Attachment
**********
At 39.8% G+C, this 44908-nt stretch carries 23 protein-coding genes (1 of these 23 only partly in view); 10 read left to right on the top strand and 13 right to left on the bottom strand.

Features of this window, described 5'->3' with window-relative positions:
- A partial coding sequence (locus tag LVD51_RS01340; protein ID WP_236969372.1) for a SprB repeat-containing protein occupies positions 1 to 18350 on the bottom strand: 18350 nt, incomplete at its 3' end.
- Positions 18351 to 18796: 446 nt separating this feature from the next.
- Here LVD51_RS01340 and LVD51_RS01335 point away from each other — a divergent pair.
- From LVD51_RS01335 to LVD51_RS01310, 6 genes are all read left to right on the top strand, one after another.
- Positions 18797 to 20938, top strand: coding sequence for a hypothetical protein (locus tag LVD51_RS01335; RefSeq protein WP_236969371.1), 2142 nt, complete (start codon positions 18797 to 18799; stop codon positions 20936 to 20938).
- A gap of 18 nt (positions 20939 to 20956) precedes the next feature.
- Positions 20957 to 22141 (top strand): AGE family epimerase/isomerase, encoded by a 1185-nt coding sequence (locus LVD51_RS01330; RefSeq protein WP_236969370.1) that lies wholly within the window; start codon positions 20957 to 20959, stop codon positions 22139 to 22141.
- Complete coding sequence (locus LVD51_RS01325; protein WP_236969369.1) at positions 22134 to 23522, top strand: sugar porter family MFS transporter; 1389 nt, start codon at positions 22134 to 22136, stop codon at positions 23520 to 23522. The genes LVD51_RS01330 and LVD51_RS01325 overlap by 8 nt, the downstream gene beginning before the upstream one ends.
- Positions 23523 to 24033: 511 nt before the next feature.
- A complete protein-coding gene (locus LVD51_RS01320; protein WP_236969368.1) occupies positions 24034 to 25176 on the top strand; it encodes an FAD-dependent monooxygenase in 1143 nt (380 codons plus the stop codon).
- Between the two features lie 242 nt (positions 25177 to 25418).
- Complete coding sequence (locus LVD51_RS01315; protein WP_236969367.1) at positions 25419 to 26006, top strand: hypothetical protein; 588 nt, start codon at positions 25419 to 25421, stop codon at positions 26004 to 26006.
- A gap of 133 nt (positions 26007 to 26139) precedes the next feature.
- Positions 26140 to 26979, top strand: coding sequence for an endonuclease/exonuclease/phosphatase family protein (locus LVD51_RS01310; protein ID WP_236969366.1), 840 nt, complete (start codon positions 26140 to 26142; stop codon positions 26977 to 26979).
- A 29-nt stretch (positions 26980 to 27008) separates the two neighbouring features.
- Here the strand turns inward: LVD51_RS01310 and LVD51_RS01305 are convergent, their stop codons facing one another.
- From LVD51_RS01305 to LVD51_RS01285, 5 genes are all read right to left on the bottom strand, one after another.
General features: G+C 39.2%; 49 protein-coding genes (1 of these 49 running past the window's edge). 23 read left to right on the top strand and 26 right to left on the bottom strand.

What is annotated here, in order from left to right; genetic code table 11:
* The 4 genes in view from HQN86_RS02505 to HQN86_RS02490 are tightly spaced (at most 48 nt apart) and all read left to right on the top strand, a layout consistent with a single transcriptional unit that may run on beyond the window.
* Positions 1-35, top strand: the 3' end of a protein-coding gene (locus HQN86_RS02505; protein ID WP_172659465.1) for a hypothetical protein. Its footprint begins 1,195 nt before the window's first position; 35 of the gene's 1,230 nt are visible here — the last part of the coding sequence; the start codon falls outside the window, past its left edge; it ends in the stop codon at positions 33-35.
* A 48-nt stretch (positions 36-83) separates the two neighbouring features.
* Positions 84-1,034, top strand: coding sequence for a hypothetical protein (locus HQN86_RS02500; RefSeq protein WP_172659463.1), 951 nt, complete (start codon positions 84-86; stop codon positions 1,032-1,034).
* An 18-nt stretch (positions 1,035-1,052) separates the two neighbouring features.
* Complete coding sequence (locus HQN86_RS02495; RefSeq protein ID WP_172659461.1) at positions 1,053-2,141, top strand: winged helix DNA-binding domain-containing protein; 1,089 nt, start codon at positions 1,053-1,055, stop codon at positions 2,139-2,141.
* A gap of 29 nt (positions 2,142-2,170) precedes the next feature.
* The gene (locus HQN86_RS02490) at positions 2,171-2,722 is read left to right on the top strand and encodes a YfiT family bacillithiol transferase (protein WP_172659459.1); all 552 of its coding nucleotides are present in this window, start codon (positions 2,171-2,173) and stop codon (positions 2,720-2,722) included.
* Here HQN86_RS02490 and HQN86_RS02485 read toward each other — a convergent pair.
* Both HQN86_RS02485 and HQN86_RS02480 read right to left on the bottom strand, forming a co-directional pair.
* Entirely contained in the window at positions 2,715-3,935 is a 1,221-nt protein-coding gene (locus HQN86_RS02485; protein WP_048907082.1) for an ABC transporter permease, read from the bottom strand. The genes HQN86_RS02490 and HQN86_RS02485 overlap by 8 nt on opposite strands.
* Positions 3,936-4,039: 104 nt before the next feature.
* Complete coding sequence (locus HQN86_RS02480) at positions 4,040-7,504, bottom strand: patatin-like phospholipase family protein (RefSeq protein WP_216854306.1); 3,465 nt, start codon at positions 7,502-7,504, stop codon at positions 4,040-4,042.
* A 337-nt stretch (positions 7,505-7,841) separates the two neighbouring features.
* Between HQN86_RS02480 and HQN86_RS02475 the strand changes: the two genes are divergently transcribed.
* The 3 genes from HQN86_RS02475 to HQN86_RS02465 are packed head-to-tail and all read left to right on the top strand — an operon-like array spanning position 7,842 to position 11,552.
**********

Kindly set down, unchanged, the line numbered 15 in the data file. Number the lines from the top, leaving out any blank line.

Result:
- A gap of 133 nt (positions 26007 to 26139) precedes the next feature.